Tigran Petrosian 0 1 0 0 0 0 0 0 1.0

Delivering in fine style, Petrosian confidently outplayed Carlsen in the first game of the 1|1 portion. This was more like it. Petrosian's bullet rating is one of the highest on Chess.com, and no one knew how much experience Carlsen had with bullet. Perhaps Petrosian could stage a massive upset in the 1|1 mini-match?

Team Petrosian could continue cheering as Carlsen offered a dubious piece sacrifice only to exchange queens almost immediately after. Petrosian could easily have moved to 2-0, but a hasty recapture allowed Carlsen to get after Black's king. The extra material had to be returned and Carlsen's extra time won out.

Carlsen delivered his first smooth bullet victory in game three as he got a better position, collected a pawn, and converted cleanly.

"Tacticos!" as commentator and IM Danny Rensch says. A little remove-the-guard operation won a pawn and opened up White's king to force an early resignation.

Carlsen finished a nice attack with the crowd-pleasing 31.Qg6! which offered a rook with check. It mattered little though. Mate was forced.

Carlsen's good play had him in a good mood.

What to say about game six? Carlsen's play was brutal and accurate. It never really felt like Petrosian got started in this one.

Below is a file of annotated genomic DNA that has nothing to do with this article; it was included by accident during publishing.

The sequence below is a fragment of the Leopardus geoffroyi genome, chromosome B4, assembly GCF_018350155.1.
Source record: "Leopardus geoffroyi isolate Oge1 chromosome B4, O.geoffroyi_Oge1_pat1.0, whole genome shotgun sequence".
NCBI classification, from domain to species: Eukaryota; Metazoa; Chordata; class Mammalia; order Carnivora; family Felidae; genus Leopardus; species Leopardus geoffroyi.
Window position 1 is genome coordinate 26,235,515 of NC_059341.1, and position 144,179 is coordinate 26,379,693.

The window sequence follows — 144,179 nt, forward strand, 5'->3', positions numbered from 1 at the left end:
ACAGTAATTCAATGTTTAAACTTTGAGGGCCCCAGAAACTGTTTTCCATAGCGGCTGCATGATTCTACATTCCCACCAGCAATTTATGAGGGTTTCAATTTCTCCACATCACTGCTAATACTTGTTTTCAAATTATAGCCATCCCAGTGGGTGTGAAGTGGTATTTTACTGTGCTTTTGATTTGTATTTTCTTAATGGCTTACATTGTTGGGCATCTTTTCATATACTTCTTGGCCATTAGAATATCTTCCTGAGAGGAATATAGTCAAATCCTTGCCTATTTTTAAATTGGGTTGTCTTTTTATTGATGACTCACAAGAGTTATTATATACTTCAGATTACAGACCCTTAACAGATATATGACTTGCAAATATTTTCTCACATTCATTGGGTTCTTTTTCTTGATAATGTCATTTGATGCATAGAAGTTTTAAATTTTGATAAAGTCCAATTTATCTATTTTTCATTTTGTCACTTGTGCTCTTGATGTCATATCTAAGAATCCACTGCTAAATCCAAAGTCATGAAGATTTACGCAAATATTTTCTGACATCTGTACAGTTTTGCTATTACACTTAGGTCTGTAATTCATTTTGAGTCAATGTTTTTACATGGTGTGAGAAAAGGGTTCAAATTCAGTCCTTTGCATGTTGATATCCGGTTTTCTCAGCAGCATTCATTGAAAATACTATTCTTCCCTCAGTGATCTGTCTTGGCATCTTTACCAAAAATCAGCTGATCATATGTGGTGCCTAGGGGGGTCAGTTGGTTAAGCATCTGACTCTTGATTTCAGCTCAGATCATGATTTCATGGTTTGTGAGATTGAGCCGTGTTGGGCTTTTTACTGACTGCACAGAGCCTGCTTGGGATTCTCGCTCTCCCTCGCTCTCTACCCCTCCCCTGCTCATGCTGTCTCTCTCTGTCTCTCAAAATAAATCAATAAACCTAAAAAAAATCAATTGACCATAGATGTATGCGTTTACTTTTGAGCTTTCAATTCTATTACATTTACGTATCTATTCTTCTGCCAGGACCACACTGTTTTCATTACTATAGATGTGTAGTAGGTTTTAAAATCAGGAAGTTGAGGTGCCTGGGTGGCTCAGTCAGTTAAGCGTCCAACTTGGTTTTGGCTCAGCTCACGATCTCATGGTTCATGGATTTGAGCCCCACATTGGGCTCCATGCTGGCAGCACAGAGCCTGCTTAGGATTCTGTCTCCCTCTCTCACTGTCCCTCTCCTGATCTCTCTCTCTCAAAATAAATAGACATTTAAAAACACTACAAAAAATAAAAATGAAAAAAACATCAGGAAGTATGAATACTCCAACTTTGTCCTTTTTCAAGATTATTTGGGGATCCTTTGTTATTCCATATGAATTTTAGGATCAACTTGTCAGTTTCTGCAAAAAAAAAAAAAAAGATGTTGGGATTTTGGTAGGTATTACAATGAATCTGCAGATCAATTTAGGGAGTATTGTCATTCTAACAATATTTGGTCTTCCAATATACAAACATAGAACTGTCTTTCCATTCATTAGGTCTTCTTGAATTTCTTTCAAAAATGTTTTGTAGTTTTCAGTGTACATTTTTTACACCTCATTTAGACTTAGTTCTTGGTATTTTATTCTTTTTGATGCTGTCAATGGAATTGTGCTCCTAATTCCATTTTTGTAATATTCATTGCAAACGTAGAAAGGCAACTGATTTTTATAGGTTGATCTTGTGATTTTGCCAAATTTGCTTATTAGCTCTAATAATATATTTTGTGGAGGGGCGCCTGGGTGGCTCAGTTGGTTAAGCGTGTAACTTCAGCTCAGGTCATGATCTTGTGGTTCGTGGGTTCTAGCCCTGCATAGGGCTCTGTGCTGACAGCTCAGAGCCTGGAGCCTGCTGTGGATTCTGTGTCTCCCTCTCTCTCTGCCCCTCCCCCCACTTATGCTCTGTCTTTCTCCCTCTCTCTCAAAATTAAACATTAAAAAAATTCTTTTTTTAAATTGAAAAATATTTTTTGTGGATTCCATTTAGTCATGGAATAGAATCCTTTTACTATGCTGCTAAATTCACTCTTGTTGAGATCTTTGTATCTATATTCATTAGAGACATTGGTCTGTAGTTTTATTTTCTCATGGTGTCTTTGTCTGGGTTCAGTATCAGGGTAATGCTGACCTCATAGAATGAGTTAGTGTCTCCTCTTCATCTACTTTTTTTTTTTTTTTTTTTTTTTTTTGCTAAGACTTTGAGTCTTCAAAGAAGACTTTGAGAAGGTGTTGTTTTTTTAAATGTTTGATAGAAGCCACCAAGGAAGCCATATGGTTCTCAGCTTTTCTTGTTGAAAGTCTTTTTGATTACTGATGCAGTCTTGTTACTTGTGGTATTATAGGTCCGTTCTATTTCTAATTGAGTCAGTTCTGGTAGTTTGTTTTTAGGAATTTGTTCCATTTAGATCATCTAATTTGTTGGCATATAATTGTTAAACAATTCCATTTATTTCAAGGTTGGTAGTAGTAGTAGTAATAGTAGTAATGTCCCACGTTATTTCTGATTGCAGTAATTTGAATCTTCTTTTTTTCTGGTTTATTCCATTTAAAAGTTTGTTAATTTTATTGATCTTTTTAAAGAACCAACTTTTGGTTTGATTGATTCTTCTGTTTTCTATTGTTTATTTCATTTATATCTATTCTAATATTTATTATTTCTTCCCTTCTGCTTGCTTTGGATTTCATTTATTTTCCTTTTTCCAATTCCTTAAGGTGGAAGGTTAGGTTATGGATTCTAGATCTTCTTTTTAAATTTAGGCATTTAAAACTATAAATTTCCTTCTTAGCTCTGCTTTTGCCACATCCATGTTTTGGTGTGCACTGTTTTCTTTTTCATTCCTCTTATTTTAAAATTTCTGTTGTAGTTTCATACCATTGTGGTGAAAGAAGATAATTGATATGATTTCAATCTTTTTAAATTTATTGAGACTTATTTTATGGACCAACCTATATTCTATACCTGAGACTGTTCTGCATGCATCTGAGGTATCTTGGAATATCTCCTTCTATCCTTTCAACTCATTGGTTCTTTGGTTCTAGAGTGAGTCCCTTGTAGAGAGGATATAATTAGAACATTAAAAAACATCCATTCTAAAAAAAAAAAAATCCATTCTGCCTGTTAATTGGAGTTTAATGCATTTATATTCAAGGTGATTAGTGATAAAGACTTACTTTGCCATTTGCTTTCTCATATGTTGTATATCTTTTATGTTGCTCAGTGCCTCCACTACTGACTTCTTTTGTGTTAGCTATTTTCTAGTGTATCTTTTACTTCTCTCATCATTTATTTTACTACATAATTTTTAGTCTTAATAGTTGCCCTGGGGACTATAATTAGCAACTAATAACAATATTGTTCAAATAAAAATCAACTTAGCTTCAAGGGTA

Carlsen was beginning to look like Komodo playing bullet. Merciless.

Finally, in game eight, Petrosian managed to get some mojo going. After an error by Carlsen, Petrosian, opened up the black kingside. The ensuing attack was well-played and powerful.

Petrosian cashed in with 23.Bxg7+ which won Carlsen's queen. Petrosian was winning, but as Carlsen said post-match "In general, it's not so easy to beat me."

Still, despite fierce resistance, Petrosian seemed to be overcoming Carlsen when time pressure reared its head and Petrosian played 52.Qf8+?? which simply hung the queen — a crushing reversal.

An exchange sac from a Petrosian is always worth noting. Of course, the former world champion was famous for his.

In what the players knew to be the final game, another bullet blunder decided things as 28...Nxd5 just dropped a piece. Further play did nothing to change the evaluation, and Carlsen closed out the match on move 47.